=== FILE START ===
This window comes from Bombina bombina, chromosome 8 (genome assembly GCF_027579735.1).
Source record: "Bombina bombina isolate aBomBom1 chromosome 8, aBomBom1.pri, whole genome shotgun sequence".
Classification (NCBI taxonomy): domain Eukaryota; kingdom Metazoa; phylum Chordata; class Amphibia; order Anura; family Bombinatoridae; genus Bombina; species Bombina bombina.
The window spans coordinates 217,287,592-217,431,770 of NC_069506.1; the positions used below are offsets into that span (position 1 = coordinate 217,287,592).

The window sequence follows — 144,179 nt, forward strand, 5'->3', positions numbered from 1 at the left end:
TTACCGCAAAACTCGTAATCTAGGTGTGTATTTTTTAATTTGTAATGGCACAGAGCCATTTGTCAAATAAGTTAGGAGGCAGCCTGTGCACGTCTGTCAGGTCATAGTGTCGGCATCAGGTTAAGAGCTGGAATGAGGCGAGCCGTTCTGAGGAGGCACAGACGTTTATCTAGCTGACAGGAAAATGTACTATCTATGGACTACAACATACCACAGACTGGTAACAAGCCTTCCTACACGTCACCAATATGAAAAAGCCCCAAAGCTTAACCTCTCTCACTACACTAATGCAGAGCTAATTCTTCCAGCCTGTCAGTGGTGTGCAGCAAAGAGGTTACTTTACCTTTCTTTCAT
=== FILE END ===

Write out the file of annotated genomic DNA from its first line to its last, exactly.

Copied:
This window comes from Bombina bombina, chromosome 8 (genome assembly GCF_027579735.1).
Source record: "Bombina bombina isolate aBomBom1 chromosome 8, aBomBom1.pri, whole genome shotgun sequence".
Classification (NCBI taxonomy): domain Eukaryota; kingdom Metazoa; phylum Chordata; class Amphibia; order Anura; family Bombinatoridae; genus Bombina; species Bombina bombina.
The window spans coordinates 217,287,592-217,431,770 of NC_069506.1; the positions used below are offsets into that span (position 1 = coordinate 217,287,592).

The window sequence follows — 144,179 nt, forward strand, 5'->3', positions numbered from 1 at the left end:
TTACCGCAAAACTCGTAATCTAGGTGTGTATTTTTTAATTTGTAATGGCACAGAGCCATTTGTCAAATAAGTTAGGAGGCAGCCTGTGCACGTCTGTCAGGTCATAGTGTCGGCATCAGGTTAAGAGCTGGAATGAGGCGAGCCGTTCTGAGGAGGCACAGACGTTTATCTAGCTGACAGGAAAATGTACTATCTATGGACTACAACATACCACAGACTGGTAACAAGCCTTCCTACACGTCACCAATATGAAAAAGCCCCAAAGCTTAACCTCTCTCACTACACTAATGCAGAGCTAATTCTTCCAGCCTGTCAGTGGTGTGCAGCAAAGAGGTTACTTTACCTTTCTTTCAT